Position: Associate Professor. Field: Pathology. Organisation: University of Otago.
Julia did her undergraduate degree at Victoria University of Wellington in botany and biochemistry, but it was a short-term job in the UK that cemented her path as a scientist. She worked as a research assistant in the Laboratory of Molecular Biology at Cambridge University. Several famous developmental biologists were working there at the same time, and Julia couldn’t help but be inspired!
You can’t top being part of a worldwide community advancing the line that divides the known from unknown. The view is spectacular.
When she returned to New Zealand, she completed a PhD in the Department of Biochemistry, University of Otago, on the biology of the human immunodeficiency virus (HIV), before returning to her first love of developmental biology in postdoctoral work in Adelaide and Auckland. From this combined experience, Julia developed a strong interest in how cell division is co-ordinated with embryonic development and the use of zebrafish embryos as an ideal model organism for this kind of research.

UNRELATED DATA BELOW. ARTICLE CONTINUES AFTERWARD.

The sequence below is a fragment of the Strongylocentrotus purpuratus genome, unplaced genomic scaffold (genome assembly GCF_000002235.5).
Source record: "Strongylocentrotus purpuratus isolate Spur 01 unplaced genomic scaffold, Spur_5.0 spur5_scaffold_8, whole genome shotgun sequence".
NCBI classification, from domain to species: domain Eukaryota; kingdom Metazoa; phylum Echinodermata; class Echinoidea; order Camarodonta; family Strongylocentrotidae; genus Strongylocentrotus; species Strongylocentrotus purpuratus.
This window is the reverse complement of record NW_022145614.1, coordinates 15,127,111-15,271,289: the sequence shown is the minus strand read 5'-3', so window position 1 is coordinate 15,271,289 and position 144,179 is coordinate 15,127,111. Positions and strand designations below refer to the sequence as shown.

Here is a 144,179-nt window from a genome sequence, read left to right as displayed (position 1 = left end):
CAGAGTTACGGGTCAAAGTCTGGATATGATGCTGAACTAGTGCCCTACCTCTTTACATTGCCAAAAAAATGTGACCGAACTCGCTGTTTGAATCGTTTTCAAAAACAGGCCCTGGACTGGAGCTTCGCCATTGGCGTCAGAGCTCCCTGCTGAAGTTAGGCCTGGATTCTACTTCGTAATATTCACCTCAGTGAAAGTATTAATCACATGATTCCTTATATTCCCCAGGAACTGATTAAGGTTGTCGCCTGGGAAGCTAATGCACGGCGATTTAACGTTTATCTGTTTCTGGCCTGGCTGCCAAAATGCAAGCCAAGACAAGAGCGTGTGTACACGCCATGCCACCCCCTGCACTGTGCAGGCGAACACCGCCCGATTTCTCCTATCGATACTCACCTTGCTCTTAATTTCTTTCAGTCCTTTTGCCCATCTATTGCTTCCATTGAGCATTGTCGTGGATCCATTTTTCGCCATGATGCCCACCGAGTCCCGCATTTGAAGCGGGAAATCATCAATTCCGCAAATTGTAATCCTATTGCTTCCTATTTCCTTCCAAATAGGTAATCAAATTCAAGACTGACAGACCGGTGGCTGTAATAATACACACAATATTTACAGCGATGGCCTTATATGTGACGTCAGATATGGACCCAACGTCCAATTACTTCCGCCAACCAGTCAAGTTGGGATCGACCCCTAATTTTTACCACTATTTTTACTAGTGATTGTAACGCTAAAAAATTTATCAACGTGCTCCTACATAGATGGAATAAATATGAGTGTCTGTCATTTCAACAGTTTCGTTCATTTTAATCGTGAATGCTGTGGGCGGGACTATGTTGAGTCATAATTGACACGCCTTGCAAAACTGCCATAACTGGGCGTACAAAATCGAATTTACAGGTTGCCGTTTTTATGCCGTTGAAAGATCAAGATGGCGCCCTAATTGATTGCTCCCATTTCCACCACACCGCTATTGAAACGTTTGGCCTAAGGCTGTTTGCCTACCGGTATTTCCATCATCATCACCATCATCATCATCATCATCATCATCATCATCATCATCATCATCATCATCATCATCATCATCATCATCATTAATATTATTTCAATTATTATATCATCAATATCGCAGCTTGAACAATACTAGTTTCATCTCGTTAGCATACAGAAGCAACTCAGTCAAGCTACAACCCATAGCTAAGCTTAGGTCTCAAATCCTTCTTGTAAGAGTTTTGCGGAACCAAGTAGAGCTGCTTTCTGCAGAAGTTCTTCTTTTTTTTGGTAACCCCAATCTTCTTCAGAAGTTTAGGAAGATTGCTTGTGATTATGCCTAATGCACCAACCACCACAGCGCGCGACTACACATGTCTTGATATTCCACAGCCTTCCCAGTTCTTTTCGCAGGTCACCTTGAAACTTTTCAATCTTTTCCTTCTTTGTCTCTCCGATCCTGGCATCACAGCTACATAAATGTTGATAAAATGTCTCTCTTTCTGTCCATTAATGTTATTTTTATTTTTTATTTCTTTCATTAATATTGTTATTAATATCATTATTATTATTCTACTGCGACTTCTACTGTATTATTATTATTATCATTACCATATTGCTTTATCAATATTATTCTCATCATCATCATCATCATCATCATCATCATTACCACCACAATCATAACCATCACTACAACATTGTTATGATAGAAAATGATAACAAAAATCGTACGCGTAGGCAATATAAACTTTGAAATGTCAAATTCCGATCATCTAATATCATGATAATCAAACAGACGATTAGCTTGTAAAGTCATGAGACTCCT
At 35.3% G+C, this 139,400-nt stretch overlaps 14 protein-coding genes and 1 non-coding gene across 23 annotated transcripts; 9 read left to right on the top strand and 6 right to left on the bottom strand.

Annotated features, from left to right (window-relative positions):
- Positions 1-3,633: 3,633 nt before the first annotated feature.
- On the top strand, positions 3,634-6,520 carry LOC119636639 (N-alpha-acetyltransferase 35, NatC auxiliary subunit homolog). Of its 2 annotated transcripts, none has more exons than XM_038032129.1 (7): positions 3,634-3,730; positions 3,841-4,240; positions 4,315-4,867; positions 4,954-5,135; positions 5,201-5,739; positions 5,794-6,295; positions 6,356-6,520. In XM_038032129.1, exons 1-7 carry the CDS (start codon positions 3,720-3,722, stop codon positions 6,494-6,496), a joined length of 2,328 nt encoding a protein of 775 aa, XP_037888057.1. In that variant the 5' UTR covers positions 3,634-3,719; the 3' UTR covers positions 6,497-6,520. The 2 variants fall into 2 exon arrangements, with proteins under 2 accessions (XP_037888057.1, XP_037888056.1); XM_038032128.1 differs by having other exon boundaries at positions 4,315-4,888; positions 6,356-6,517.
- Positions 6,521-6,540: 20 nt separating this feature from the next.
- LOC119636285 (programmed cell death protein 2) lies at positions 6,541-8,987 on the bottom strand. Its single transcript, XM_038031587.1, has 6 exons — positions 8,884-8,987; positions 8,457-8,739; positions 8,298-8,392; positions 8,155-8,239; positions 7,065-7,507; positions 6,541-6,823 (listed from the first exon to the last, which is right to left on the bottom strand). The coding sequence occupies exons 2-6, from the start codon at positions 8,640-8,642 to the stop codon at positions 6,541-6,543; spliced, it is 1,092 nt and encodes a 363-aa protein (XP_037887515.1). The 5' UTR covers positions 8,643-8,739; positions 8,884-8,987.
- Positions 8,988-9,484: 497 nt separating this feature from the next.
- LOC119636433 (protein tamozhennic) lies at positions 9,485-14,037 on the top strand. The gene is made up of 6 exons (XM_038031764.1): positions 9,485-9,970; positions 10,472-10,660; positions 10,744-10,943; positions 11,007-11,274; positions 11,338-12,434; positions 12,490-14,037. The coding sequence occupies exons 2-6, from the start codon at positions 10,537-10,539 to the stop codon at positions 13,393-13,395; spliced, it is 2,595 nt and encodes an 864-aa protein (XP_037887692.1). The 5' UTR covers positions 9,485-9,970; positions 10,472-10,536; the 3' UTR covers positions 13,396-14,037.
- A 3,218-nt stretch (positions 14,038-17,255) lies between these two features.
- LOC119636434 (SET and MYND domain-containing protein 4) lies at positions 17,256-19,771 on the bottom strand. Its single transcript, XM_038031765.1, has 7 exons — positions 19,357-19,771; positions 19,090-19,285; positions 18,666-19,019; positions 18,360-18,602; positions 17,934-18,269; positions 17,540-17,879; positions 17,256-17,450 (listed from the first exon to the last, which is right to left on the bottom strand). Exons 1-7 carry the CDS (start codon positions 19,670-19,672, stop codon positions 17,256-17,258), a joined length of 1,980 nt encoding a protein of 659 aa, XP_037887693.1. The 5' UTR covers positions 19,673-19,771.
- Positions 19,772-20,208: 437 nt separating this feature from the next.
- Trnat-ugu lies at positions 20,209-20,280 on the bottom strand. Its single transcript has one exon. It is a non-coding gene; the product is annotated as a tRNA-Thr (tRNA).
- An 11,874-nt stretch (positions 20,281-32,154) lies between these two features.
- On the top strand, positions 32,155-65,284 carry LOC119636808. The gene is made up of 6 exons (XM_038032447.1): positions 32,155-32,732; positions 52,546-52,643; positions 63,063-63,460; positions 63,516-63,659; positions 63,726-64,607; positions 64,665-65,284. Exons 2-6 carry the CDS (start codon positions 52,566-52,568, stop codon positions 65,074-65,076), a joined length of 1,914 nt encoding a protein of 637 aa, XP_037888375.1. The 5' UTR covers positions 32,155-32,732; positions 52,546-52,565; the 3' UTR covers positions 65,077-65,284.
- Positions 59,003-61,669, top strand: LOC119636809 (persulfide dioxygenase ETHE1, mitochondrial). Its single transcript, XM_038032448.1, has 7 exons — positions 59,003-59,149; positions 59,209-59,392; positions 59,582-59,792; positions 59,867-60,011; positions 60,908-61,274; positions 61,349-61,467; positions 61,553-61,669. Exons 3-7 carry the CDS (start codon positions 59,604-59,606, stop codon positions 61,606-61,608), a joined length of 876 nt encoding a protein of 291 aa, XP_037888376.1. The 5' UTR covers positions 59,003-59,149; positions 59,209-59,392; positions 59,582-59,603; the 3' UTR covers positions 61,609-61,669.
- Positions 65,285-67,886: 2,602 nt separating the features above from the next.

Julia’s laboratory team at the University of Otago is trying to better understand how proteins that regulate chromosome structure during cell division also affect gene expression. This research is significant for both human developmental disease and cancer. Julia is passionate about the lab’s own research but also really enjoys collaborating with others on a variety of projects that involve exploring the fundamentals of biology. She also enjoys teaching in genetics and pathology and supervising research students.
Currently she leads a research team of both staff and students and finds it very rewarding to see the people in her lab develop as scientists and tell their own stories.
When she’s not busy in the lab, Julia enjoys spending time with her kids, listening to music and mountain biking (except when she crashes – which she says is way too often!).
Watch this interview with Julia on her latest research collaboration that seeks to understand the genetic causes of gout.
Learn more about Julia’s research and the zebrafish facility by visiting the Chromosome Structure and Development Group website.
Read this article to learn more about the use of zebrafish in genetic research.
This article is based on information current in 2011.